Monday, 9 October 2017

Law and disobedience in the Church’s social doctrine

Klee spärlich belaubt 1934

5684 words, 29 min read

In 2004 the Catholic Church published a key document, the Compendium of the Social Doctrine of the Church, where she sets out her teaching on all aspects of how a society ought to be ordered and of how one ought to act in a society, regardless of its ordering, for the greater good of all. The 142K word document presents a comprehensive overview of current Church teaching, with 1232 references to Scripture, the magisterial documents of the Church and to the teaching of the saints. It “is presented as an instrument for the moral and pastoral discernment of the complex events that mark our time; as a guide to inspire, at the individual and collective levels, attitudes and choices that will permit all people to look to the future with greater trust and hope; as an aid for the faithful concerning the Church’s teaching in the area of social morality.” And since complex events are indeed the order of the day, I would here like to share some key passages that stood out to me when reading the Compendium. Doing so in the wake of recent events in Catalonia, which I experienced first hand and that deeply sadden and trouble me, has resulted in following a certain thread that deals with issues of law and disobedience. With the desire to form my own conscience, I wanted to understand how the Church frames such “complex events” and even if you are not a Catholic, I hope you will find the following to be of interest. I would also wholeheartedly encourage anyone to read this document in full.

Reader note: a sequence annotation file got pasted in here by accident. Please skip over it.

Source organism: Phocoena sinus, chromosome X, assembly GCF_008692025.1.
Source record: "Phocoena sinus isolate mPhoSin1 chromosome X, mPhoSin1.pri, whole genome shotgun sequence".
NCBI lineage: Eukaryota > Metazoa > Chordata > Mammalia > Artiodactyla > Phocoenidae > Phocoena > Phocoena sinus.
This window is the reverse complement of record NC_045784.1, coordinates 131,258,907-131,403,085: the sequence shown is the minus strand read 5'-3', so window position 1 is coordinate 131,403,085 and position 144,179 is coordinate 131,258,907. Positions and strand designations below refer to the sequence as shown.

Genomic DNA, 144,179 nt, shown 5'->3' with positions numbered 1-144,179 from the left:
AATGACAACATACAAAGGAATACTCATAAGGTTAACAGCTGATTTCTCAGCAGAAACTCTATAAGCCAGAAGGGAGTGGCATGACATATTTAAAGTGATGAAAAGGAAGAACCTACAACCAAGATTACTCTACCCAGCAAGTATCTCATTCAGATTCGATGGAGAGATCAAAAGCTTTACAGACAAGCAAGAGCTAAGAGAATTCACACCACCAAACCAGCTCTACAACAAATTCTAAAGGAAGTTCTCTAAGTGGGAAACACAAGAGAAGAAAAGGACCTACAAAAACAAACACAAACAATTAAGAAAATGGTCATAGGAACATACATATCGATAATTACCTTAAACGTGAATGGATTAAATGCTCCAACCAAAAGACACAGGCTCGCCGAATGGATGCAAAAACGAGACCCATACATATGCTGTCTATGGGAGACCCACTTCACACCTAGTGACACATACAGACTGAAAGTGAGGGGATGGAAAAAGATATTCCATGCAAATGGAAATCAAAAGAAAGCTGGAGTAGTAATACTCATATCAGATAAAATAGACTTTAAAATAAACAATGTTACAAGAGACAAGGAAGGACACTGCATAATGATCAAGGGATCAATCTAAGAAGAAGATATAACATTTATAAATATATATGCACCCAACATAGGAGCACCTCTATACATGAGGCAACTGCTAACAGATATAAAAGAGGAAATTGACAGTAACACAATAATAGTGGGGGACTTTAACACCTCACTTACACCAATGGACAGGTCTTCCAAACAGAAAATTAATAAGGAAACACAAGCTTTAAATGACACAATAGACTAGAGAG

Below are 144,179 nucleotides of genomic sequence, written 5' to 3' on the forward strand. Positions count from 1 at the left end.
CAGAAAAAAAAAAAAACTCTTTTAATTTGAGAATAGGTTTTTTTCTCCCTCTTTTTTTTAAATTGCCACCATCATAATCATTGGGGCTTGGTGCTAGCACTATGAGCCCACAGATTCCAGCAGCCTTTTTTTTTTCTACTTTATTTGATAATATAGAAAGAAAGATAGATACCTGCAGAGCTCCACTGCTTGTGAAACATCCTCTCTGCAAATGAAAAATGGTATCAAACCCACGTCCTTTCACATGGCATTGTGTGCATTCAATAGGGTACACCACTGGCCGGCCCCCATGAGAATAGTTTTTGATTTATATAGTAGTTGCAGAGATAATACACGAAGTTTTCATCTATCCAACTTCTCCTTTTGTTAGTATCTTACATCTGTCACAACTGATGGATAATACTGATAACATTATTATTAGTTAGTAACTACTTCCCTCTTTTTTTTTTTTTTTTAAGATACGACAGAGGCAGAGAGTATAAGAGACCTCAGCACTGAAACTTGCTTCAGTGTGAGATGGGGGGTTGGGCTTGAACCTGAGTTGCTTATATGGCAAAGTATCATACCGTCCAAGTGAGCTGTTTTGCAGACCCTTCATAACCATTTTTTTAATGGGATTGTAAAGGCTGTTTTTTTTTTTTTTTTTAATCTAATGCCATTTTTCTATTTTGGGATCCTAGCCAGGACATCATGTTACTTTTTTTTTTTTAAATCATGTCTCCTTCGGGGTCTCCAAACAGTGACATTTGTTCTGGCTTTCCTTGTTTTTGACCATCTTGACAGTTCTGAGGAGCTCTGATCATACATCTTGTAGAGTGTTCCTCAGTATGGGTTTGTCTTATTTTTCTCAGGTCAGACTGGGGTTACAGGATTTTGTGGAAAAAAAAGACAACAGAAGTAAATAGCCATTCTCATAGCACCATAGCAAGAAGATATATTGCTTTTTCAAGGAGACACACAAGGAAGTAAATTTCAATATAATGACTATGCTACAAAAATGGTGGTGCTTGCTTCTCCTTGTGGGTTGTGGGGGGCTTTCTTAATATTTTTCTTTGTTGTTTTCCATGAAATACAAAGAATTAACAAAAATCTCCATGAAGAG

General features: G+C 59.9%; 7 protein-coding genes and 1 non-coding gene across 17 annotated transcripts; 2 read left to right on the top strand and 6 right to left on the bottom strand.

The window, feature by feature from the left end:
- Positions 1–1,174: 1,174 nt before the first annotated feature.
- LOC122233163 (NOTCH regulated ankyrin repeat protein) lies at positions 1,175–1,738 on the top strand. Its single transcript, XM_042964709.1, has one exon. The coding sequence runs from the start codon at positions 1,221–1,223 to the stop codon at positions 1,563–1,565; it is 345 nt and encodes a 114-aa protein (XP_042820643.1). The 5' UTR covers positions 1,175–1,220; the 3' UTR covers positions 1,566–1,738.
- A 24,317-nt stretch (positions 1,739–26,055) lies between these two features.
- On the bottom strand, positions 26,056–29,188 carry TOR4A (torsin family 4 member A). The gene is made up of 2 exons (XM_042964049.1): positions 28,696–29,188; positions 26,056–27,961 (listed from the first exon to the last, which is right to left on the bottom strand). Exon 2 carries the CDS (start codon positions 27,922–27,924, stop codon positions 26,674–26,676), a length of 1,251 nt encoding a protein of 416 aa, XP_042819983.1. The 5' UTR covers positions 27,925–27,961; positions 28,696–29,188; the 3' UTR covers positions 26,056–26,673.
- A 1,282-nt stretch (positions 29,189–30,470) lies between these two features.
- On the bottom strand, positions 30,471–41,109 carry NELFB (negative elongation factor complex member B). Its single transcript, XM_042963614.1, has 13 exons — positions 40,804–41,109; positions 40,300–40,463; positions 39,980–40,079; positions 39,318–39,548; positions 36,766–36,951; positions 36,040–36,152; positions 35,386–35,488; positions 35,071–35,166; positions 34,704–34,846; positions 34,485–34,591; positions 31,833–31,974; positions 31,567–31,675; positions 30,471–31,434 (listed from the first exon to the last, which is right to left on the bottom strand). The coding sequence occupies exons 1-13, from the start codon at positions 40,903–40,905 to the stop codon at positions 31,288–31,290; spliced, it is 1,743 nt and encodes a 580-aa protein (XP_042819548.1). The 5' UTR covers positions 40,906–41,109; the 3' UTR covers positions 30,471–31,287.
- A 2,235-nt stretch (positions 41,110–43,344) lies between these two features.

To begin with, the Church presents a social vision of freedom that is both possibility and limitation; that is gift, that is to be cultivated and whose death destroys individual and society alike:
“Freedom in fact does not have “its absolute and unconditional origin ... in itself, but in the life within which it is situated and which represents for it, at one and the same time, both a limitation and a possibility. Human freedom belongs to us as creatures; it is a freedom which is given as a gift, one to be received like a seed and to be cultivated responsibly”. When the contrary is the case, freedom dies, destroying man and society.” (138)